The ancient inspired hymn writer is describing a father who is sowing seeds his family desperately needs because they are hungry.  As a provider he knows that if he does not plant these seeds, there will be no food for them and they will starve to death.  He therefore sows these precious seeds with tears streaming down his face.

The Holy Spirit leads the author to a beautiful application after he paints this solemn picture for us: sometimes when we are suffering to the point of tears, those tears are precious seeds our heavenly Father is sowing in the soil of our suffering.  When that is the case, we will doubtless come again rejoicing, bringing the fruitful results of our suffering with us.

This is a truth that is often shared in the Bible.  Sometimes suffering is not the setback it appears to be.  It is rather the cutback of our Heavenly Father who is like a divine vineyard keeper.  He cuts us back to increase the quality and the quantity of the fruit our life is yielding for Him.

I sometimes think God is more real and works more effectively in the lives of people in waiting rooms outside the operating theaters of our hospitals than He does in the sanctuaries of our churches.  God does not waste our sorrows and we should not waste them either.

Listen to the wisdom of the hymn writer when he tells us our tears are precious seeds that will ultimately rejoice our hearts.

Dick Woodward, 15 February 2013


Joy, Peace and Optional Misery

April 8, 2016

“Delight yourselves in the Lord; yes, find your joy in him at all times.” (Philippians 4:4)

“While pain and suffering are inevitable, misery is optional.” Those were the words of Tim Hansel, a man who lived every day with excruciating pain (in his book You Gotta Keep Dancin’.)  How could misery be optional for someone in agonizing pain? And how do we explain Apostle Paul mentioning joy seventeen times in the short letter he wrote from prison to his favorite church?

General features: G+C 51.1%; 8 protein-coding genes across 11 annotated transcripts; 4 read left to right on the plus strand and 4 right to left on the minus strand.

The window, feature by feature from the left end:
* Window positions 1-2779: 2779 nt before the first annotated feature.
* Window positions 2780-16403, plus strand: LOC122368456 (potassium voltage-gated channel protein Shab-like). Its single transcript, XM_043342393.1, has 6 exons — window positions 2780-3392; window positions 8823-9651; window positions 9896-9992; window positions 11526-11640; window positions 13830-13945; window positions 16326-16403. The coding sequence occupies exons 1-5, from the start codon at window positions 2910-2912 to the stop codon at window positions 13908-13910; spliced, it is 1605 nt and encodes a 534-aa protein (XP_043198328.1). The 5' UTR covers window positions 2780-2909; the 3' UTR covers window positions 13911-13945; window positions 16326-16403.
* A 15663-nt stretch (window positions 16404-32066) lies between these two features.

Paul explains that for those who are experiencing a relationship with the risen, living Christ there is a peace and joy that is not controlled by circumstances. What Paul experienced could be called, “peace that doesn’t make good sense” and “joy that doesn’t make good sense.” According to Paul, the foundation of that peace and joy is the Lord Jesus Himself. He therefore prescribed that we are to delight ourselves in the Lord and then find our peace and joy in Him at all times.

What is the foundation for your peace and joy? If your foundation is the relationship with a loved one, do you realize there is no relationship with people here in this life that cannot be removed? If that foundation is your health, your youth or your athleticism, many thousands of people, who had those foundations before age, an illness, or an injury destroyed them, will join me in warning you that they are very fragile foundations for the peace and happiness Paul is prescribing.

In the Gospel of John 17:3 we’re told: And this is eternal life, that they may know you, the only true God, and Jesus Christ whom you have sent.”  Jesus identified and declared the right foundation for us as knowing God and Jesus Christ Whom God sent into this world.

What is the foundation for your peace? your joy?

Dick Woodward, 23 June 2009

Editor’s Note: To learn more about Tim Hansel, who was a great inspiration to Dick Woodward, check out this blog written at Dick’s request by Clark Morledge over at Veracity.com.  Click here to read it: Joy: Tim Hansel